Fired Minneapolis Police Officer Arrested and Charged In Connection with George Floyd’s Death

May 29, 2020 Updated: May 30, 2020

Former Minneapolis police officer Derek Chauvin was arrested in connection with George Floyd’s death, which sparked national outrage and violent riots.

Facing pressure from officials and protesters, Hennepin County Attorney Mike Freeman announced charges on Friday of third-degree murder and second-degree manslaughter.

George Floyd was pronounced dead Monday after Chauvin was filmed kneeling on his neck for an extended period of time until Floyd became unresponsive.

Chauvin was taken into custody by officers with the Minnesota Bureau of Criminal Apprehension.

Freeman made the announcement just one day after he told reporters that “justice cannot be rushed,” pointing to the 2015 case of 25-year-old Freddie Grey from Baltimore, who died a week after he was critically injured while in police custody. None of the six police officers charged in that case were convicted.

Chauvin was fired Tuesday along with three other officers involved in the arrest. The next day, Minneapolis Mayor Jacob Frey called for Chauvin to be criminally charged. Democratic state Attorney General Keith Ellison told reporters earlier Friday that a message was sent to the county attorney. “The wheels of justice must turn swiftly,” he said.

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The vandalized Lake Street/Midtown metro station after a night of protests and violence following the death of George Floyd, in Minneapolis, Minn., on May 29, 2020. (Charlotte Cuthbertson/The Epoch Times)
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State Police stand guard as smoke billows from buildings that continue to burn in the aftermath of a night of protests and violence following the death of George Floyd, in Minneapolis, Minn., on May 29, 2020. (Charlotte Cuthbertson/The Epoch Times)

Chauvin had been with the Minneapolis Police Department (MPD) for 19 years. According to online records, 17 complaints were made against Chauvin in his time with the Minneapolis police. All were closed with no discipline except for two, which led to letters of reprimand.

Also, both Floyd and Chauvin worked in security at the El Nuevo Rodeo club in Minnesota’s capital, former owner Maya Santamaria said.

She owned the club for nearly 20 years before selling it a few months ago.

“Chauvin was our off-duty police for almost the entirety of the 17 years that we were open,” Santamaria told KTSP. “They were working together at the same time, it’s just that Chauvin worked outside and the security guards were inside.”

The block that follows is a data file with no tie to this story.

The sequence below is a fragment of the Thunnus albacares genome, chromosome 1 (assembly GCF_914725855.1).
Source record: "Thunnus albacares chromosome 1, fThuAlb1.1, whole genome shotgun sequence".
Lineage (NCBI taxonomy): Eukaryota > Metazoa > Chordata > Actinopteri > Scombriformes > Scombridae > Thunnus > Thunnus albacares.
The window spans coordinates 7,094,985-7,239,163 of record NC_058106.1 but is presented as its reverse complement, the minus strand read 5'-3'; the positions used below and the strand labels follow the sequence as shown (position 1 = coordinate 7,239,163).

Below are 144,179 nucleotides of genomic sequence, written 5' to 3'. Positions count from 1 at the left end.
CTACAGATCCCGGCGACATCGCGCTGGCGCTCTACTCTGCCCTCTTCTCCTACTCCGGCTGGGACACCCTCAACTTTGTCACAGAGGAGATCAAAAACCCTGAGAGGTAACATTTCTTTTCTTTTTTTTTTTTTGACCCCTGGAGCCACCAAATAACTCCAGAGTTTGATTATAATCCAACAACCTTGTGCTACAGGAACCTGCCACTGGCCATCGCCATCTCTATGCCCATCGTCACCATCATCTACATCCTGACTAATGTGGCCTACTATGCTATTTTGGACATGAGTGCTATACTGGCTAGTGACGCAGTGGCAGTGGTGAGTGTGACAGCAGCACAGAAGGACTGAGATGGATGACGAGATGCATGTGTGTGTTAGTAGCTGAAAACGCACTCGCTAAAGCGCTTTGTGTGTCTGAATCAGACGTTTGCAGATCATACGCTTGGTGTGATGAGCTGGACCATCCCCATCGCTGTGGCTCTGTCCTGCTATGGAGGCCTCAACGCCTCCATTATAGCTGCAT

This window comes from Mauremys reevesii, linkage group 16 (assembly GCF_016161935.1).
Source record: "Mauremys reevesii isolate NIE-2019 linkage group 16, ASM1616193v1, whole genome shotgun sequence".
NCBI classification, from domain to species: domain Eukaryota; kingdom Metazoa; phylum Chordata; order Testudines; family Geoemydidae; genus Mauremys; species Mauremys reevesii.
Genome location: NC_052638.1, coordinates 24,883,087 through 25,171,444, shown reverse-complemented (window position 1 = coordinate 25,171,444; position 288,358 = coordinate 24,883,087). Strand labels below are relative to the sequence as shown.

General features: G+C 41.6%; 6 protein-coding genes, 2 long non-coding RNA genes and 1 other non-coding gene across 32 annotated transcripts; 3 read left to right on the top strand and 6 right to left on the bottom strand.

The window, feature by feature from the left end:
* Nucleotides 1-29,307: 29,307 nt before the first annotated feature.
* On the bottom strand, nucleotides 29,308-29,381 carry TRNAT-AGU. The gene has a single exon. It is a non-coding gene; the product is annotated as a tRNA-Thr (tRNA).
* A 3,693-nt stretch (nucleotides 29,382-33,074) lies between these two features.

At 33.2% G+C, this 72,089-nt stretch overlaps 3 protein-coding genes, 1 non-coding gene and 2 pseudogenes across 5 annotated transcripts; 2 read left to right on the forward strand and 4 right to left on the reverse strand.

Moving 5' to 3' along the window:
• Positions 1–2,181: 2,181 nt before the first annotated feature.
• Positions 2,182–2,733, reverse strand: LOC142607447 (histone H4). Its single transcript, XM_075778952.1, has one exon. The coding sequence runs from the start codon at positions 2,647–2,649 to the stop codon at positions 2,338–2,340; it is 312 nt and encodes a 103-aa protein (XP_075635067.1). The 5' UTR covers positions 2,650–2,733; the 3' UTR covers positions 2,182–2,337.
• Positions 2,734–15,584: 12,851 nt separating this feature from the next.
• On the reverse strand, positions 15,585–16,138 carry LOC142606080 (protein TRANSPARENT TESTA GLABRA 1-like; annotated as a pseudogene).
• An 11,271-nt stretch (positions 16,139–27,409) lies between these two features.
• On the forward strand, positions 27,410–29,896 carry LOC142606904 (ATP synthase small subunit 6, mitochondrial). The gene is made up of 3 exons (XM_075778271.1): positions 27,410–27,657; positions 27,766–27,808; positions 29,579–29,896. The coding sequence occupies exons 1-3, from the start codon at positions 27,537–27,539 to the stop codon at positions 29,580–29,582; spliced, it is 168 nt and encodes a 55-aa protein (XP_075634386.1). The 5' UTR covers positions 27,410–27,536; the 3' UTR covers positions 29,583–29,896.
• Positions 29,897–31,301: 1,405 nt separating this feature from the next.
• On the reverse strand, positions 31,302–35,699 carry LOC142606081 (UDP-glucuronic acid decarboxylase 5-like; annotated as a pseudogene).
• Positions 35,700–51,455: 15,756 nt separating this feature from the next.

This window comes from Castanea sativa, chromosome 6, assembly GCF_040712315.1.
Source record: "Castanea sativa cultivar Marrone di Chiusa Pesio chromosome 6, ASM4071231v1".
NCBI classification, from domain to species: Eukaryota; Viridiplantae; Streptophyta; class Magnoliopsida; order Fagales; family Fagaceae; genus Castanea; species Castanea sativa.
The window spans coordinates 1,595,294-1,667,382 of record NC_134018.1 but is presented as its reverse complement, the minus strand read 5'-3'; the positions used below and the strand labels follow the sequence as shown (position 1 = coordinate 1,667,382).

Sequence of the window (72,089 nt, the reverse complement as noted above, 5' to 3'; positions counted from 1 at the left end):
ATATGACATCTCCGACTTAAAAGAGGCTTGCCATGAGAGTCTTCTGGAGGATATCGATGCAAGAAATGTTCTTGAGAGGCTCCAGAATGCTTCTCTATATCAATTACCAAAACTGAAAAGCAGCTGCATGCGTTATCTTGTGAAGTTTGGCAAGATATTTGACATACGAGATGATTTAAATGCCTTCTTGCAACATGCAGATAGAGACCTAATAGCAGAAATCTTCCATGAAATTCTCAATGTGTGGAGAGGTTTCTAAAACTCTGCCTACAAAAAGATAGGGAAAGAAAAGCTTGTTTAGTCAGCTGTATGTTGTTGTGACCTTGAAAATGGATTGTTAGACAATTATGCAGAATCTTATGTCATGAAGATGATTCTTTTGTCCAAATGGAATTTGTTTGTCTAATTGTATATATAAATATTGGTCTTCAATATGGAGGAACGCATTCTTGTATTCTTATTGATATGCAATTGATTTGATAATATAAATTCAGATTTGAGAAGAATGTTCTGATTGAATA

It cannot be said for sure that the men knew each other, Santamaria added.

“If they would have crossed paths, it probably would not have been something they remembered,” she told the Minneapolis Star Tribune.

Protests erupted Tuesday, a day after Floyd’s death in a confrontation with police.

Protesters torched a Minneapolis police station Thursday that the department was forced to abandon as three days of violent protests spread to nearby St. Paul and angry demonstrations flared across the United States.

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Protesters gather around after setting fire to the entrance of a police station in Minneapolis, Minn., early on May 29, 2020. (Carlos Barria/Reuters)
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Protestors demonstrate outside of a burning Minneapolis 3rd Police Precinct in Minneapolis, Minn. on May 28, 2020. (John Minchillo/AP Photo)

A police spokesman confirmed late Thursday that staff had evacuated the 3rd Precinct station, the focus of many of the protests.

Livestream video showed the protesters entering the building, where fire alarms blared and sprinklers ran as blazes were set. The 3rd Precinct covers the portion of south Minneapolis where Floyd died while in police custody.

Despite violent protests and looting in parts of Minneapolis, elsewhere in the city, thousands of peaceful demonstrators marched through the streets calling for justice.

Floyd’s death came after police responded to a 911 call by a store clerk alleging Floyd had used a counterfeit bill and that he was behaving erratically.

In the ensuing confrontation, Chauvin used his knee on Floyd’s neck to pin him—unarmed and handcuffed—to the ground.

Zachary Stieber and The Associated Press contributed to this report.

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